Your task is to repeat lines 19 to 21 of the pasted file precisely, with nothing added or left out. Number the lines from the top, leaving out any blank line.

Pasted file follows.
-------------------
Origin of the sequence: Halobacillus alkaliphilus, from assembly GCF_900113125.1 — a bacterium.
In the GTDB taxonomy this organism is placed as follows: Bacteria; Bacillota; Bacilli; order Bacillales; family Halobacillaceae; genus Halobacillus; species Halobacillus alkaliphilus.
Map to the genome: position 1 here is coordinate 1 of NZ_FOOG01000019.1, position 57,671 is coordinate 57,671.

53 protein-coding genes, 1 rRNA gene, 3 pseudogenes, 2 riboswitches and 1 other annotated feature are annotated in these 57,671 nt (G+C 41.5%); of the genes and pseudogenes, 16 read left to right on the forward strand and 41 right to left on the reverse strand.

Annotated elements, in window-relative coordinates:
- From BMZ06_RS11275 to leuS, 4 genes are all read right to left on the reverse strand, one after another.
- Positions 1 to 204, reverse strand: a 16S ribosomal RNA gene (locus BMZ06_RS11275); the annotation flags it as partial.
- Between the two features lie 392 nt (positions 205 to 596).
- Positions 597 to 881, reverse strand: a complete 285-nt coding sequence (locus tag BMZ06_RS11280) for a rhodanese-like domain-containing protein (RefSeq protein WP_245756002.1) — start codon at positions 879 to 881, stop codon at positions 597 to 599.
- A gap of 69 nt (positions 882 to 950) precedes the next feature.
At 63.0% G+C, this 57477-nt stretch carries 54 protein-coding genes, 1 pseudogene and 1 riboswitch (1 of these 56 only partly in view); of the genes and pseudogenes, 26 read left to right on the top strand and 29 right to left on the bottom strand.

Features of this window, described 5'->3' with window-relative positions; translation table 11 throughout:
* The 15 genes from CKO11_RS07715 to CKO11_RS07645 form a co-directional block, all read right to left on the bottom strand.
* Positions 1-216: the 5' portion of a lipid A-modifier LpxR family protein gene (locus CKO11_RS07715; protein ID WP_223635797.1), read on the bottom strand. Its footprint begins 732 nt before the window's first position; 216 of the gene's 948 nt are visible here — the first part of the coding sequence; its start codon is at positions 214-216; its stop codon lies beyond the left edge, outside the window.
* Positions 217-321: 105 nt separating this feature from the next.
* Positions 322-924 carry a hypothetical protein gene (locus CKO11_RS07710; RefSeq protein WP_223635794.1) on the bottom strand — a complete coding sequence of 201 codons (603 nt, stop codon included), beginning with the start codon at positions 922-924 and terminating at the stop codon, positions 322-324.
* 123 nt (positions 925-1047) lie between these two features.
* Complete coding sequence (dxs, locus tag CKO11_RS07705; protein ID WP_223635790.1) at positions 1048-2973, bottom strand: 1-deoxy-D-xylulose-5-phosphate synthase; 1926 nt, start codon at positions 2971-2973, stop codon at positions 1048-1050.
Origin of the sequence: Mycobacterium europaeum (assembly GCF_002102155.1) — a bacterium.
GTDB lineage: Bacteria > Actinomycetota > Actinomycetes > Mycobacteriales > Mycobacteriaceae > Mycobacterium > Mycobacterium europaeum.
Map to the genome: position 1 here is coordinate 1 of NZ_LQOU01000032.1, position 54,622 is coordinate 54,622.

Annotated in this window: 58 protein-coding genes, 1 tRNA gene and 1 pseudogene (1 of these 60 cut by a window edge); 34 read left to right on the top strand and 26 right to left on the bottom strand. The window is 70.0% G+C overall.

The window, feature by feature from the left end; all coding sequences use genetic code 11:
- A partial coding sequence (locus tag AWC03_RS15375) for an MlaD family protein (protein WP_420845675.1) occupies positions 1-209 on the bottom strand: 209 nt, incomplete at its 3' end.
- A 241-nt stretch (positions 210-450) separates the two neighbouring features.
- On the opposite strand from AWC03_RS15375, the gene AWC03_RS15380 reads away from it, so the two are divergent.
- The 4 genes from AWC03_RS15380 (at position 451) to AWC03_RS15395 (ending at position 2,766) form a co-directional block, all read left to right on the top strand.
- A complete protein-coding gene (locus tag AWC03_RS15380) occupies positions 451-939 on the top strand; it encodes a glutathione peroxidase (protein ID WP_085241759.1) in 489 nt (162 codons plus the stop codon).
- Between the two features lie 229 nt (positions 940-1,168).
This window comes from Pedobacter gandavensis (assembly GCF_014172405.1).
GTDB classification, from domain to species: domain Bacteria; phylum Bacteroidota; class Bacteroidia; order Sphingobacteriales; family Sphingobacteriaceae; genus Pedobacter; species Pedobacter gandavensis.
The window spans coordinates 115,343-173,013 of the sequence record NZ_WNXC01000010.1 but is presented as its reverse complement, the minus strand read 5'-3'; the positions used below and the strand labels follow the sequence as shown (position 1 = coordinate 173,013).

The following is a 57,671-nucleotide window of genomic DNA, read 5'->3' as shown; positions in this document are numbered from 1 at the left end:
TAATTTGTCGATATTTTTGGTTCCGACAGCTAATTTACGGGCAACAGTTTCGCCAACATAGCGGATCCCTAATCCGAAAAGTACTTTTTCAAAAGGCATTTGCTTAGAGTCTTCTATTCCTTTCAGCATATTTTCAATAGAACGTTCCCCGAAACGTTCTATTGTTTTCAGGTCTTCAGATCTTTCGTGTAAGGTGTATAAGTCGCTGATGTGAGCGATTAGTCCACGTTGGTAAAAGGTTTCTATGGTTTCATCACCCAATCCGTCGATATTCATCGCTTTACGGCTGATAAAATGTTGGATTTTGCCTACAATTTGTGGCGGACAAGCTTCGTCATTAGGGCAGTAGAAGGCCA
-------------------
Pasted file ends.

Origin of the sequence: Mycobacterium europaeum (assembly GCF_002102155.1) — a bacterium.
GTDB lineage: Bacteria > Actinomycetota > Actinomycetes > Mycobacteriales > Mycobacteriaceae > Mycobacterium > Mycobacterium europaeum.
Map to the genome: position 1 here is coordinate 1 of NZ_LQOU01000032.1, position 54,622 is coordinate 54,622.